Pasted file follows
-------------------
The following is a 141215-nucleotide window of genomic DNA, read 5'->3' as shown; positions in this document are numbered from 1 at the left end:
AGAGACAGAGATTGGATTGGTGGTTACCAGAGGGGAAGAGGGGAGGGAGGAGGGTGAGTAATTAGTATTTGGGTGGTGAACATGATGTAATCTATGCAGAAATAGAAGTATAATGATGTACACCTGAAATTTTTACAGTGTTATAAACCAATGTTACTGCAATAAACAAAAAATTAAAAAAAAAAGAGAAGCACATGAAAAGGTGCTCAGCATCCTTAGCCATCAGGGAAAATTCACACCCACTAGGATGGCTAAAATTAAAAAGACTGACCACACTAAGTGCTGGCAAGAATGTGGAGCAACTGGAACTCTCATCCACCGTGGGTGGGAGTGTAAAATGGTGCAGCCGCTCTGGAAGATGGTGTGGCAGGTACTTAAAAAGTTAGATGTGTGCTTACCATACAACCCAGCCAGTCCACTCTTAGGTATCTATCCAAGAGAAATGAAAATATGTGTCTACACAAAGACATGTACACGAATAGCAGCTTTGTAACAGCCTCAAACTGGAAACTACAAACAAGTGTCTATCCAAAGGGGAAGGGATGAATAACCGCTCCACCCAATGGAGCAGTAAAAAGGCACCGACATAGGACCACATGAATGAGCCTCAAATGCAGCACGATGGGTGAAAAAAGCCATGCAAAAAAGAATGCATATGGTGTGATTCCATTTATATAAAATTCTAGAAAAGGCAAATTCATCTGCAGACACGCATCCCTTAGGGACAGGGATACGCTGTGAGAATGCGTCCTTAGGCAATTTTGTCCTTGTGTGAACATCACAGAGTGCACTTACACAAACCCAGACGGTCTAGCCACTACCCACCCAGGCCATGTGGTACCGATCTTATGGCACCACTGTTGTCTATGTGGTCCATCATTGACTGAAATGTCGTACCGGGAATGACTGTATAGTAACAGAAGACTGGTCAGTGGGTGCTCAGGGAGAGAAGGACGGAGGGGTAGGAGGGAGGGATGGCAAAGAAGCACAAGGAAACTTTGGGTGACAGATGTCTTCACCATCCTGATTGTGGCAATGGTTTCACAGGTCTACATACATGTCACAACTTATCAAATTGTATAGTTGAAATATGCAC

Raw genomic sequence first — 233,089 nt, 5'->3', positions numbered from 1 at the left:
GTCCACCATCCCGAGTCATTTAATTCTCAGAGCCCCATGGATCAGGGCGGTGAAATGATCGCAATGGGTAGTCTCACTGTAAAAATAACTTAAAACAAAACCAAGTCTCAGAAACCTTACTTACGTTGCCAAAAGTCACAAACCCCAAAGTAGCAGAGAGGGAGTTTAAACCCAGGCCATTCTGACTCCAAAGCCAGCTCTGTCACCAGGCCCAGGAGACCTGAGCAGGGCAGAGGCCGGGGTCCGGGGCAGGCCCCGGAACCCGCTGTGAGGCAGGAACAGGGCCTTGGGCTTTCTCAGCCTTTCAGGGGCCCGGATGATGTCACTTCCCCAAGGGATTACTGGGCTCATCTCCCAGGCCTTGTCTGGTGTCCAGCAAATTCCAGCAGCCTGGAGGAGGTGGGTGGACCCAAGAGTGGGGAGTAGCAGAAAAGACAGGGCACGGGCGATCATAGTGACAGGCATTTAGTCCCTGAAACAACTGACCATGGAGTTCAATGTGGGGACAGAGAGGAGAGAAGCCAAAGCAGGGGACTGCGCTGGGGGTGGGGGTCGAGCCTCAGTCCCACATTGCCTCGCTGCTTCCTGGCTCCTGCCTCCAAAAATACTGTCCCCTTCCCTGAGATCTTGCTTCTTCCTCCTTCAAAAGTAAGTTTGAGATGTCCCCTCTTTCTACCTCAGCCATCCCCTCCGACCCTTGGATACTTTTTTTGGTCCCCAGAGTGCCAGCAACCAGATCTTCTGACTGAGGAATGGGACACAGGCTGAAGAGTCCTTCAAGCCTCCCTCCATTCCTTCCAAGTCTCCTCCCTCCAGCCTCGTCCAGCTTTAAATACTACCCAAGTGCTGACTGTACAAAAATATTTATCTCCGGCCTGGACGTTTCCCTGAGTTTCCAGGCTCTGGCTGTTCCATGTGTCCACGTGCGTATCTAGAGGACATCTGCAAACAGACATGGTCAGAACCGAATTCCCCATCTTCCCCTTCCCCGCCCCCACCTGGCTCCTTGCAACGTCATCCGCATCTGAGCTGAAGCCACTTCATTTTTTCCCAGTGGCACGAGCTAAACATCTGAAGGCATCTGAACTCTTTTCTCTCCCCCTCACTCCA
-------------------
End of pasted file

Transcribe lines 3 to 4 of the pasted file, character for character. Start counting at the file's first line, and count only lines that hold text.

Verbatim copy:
Raw genomic sequence first — 233,089 nt, 5'->3', positions numbered from 1 at the left:
GTCCACCATCCCGAGTCATTTAATTCTCAGAGCCCCATGGATCAGGGCGGTGAAATGATCGCAATGGGTAGTCTCACTGTAAAAATAACTTAAAACAAAACCAAGTCTCAGAAACCTTACTTACGTTGCCAAAAGTCACAAACCCCAAAGTAGCAGAGAGGGAGTTTAAACCCAGGCCATTCTGACTCCAAAGCCAGCTCTGTCACCAGGCCCAGGAGACCTGAGCAGGGCAGAGGCCGGGGTCCGGGGCAGGCCCCGGAACCCGCTGTGAGGCAGGAACAGGGCCTTGGGCTTTCTCAGCCTTTCAGGGGCCCGGATGATGTCACTTCCCCAAGGGATTACTGGGCTCATCTCCCAGGCCTTGTCTGGTGTCCAGCAAATTCCAGCAGCCTGGAGGAGGTGGGTGGACCCAAGAGTGGGGAGTAGCAGAAAAGACAGGGCACGGGCGATCATAGTGACAGGCATTTAGTCCCTGAAACAACTGACCATGGAGTTCAATGTGGGGACAGAGAGGAGAGAAGCCAAAGCAGGGGACTGCGCTGGGGGTGGGGGTCGAGCCTCAGTCCCACATTGCCTCGCTGCTTCCTGGCTCCTGCCTCCAAAAATACTGTCCCCTTCCCTGAGATCTTGCTTCTTCCTCCTTCAAAAGTAAGTTTGAGATGTCCCCTCTTTCTACCTCAGCCATCCCCTCCGACCCTTGGATACTTTTTTTGGTCCCCAGAGTGCCAGCAACCAGATCTTCTGACTGAGGAATGGGACACAGGCTGAAGAGTCCTTCAAGCCTCCCTCCATTCCTTCCAAGTCTCCTCCCTCCAGCCTCGTCCAGCTTTAAATACTACCCAAGTGCTGACTGTACAAAAATATTTATCTCCGGCCTGGACGTTTCCCTGAGTTTCCAGGCTCTGGCTGTTCCATGTGTCCACGTGCGTATCTAGAGGACATCTGCAAACAGACATGGTCAGAACCGAATTCCCCATCTTCCCCTTCCCCGCCCCCACCTGGCTCCTTGCAACGTCATCCGCATCTGAGCTGAAGCCACTTCATTTTTTCCCAGTGGCACGAGCTAAACATCTGAAGGCATCTGAACTCTTTTCTCTCCCCCTCACTCCA